Republican debate the same, only more so

GOP debate Jan 16 FoxDonald Trump has changed his messages not one iota.  He stands by every single outrageous thing he has said and is absolutely unfazed when challenged. That may be what his supporters like about him.  Last evening’s unpleasantly raucous and poorly moderated debate on the Fox Business Network was dominated by Trump’s head-to-head with Ted Cruz, and Trump didn’t break a sweat.

On the issue of whether Cruz, born to an American mother and Cuban father in Canada, Trump insists it’s an open question as to whether such a person is eligible to be President. Cruz slathered Trump with sarcasm, maintaining the legal issue is straightforward.  Because I believe the Constitution is a living document, I’m inclined to agree.  But Trump, the “birther,” cited Constitutional scholar Larry Tribe’s recent op ed piece stating that the Constitutional issues are far from settled on who is a natural-born citizen.

Tribe importantly challenged his former student for inconsistency, if not intellectual dishonesty. If, as Tribe reasons, Cruz is an “originalist” absolutist,  he should then logically have to embrace the originalist definition of natural-born U.S. citizen, which in the 18th century was someone actually born on U.S. soil. But, as Cruz would agree, fears of foreign takeover of the nation are no longer applicable. If Cruz takes that approach, however, shouldn’t the originalist fears underlying the Second Amendment (arming a militia to prevent government takeover of state militias) also no longer be applicable?   Exasperatingly, the FBN moderators  passed up a golden opportunity to drill down in the questioning and invite all the candidates to weigh in on this important debate, which underlies competing judicial philosophies and appointments to the Supreme Court.

Cruz, who funded his insurgent campaign with his wife’s Goldman Sachs New York money, overplayed his contempt for New York values, setting up Trump to cite the unparalleled response of New Yorkers to the tragedy of 9/11.  Cruz’s applause to Trump’s paean to the heroes of 9/11 was the smarmiest moment of the debate.  Too bad neither Trump, the moderators nor any other candidate noted Cruz’s refusal, in the recent budget debate, to support extending funding for New York’s first responders’ disaster-related medical needs.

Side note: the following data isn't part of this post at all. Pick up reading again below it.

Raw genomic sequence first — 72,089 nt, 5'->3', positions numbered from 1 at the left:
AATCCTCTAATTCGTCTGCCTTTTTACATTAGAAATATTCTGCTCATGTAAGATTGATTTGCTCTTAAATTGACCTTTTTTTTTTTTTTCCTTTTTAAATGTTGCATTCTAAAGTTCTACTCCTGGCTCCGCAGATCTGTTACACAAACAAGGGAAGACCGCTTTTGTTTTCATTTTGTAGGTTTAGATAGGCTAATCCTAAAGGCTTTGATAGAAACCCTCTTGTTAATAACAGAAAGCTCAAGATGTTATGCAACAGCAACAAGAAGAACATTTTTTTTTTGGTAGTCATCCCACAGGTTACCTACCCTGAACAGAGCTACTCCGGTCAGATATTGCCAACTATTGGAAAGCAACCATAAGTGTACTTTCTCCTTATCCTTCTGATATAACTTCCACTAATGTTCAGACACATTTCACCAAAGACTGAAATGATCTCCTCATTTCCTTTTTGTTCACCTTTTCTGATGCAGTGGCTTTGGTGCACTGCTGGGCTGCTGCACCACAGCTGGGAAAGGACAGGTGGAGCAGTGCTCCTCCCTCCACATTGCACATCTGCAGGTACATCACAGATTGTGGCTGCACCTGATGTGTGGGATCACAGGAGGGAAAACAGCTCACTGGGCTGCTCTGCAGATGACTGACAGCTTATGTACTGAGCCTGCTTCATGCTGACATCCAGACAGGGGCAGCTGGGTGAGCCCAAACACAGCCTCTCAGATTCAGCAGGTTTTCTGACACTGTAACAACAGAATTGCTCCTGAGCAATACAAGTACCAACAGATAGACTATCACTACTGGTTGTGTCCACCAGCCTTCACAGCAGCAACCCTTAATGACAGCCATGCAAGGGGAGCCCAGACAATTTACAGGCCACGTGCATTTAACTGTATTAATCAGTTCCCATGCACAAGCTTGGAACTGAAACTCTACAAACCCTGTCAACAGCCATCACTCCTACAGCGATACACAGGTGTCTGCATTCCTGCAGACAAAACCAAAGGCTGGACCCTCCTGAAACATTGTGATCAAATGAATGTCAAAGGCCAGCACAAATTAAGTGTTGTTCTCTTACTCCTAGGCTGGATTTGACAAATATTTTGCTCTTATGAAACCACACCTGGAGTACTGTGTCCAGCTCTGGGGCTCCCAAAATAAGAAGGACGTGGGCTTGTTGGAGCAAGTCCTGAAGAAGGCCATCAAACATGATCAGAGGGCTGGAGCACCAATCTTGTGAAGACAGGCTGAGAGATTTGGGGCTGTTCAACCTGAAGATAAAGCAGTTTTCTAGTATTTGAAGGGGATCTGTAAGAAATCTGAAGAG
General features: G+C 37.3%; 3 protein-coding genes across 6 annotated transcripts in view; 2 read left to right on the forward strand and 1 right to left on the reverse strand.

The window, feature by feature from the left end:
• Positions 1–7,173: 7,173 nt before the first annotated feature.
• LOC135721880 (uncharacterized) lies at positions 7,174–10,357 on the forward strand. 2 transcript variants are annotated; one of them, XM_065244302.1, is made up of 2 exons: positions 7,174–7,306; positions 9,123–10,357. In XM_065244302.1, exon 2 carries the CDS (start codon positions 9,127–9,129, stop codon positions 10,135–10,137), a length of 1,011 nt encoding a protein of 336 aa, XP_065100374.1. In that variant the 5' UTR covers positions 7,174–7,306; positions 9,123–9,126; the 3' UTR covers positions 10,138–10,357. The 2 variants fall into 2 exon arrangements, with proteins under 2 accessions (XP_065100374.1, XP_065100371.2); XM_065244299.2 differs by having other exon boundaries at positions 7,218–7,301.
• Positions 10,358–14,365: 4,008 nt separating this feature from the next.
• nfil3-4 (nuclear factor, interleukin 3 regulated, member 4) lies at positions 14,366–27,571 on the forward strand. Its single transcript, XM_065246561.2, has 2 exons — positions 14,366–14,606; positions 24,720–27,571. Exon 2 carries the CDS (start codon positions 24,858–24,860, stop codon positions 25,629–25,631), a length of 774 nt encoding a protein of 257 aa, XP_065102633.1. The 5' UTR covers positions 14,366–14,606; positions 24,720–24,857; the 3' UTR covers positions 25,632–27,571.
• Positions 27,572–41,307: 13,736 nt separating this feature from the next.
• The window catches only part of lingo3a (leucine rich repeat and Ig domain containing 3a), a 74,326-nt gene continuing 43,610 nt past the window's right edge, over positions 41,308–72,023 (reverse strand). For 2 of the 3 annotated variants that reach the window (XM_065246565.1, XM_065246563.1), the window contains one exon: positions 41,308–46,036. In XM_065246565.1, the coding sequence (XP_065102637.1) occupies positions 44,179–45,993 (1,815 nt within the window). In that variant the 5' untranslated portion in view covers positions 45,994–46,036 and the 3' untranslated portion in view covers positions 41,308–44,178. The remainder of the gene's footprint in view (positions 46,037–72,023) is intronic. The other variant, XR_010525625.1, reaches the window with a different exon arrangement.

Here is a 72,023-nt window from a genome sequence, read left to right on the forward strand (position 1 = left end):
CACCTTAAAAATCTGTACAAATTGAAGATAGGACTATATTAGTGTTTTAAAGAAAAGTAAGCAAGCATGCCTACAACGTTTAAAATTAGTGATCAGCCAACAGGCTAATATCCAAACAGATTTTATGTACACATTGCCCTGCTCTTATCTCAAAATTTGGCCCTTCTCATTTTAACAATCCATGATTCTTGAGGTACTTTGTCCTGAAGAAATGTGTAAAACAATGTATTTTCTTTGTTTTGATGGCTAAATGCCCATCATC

Jeb Bush had a strong evening, especially on national security, rebuilding the military and Trump’s counter-productive proposal to ban Muslims. He still has difficulty separating himself from others in the second tier, but his abundant PAC money may permit him to go on even while others falter. Though he’s a likable fellow, close your eyes and listen to his cadence.  Can you hear SNL’s Dana Carvey doing Bush 41?  Jeb’s presentation, however, is improving, as is John Kasich’s.  That said, how many times can we listen to Kasich talk about his approach to the economy (freeze regulation, cut taxes, impose fiscal discipline) and ask “How do I know it? Because I’ve done it.”

In the same vein, Chris Christie also asserts that the candidates who are Senators only talk, while governors take actions and are held accountable.  The New Jersey blusterer successfully parried Marco Rubio’s attack on him for past support of gun control, Planned Parenthood, Justice Sonia Sotomayor and Common Core educational standards.  He did support Sotomayor and has held other positions he is now walking away from. His snorting and bullishness in denying Rubio’s claims were so over the top as to appear believable.

Most, if not all, the debaters fudged the truth at one time or another. The nature of the debate, the lack of moderator control, the shallowness of moderator awareness of the facts, meant that last night did little to further the electorate’s understanding of substance.  Like the medieval morality plays that rolled into European villages, each candidate played his role, playing to his base.  It was pure amateur political theater, unworthy of a Tony nomination.

Ben Carson got off the funniest line of the evening. Without having had his name mentioned, he claimed the right to respond to a statement by Marco Rubio. “You were mentioned?” asked the moderator incredulously. Said the good doctor, “They mentioned me. They said everybody.” The audience laughed, but in the end the laugh is on us.

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One Response to Republican debate the same, only more so

  1. Robert L Cerra says:

    President Obama gave us Donald Trump and the more the main stream media attacks him, the more people will be inclined to follow him.
    There are many who say we have had enough of President Obama and the Democratic party. They had eight years and we are not better off than we were before he took office.
    Mr Tribe is not someone I would quote, he can rack up all the credentials someone would envy, but he has a problem with impartiality and authenticity

    Like

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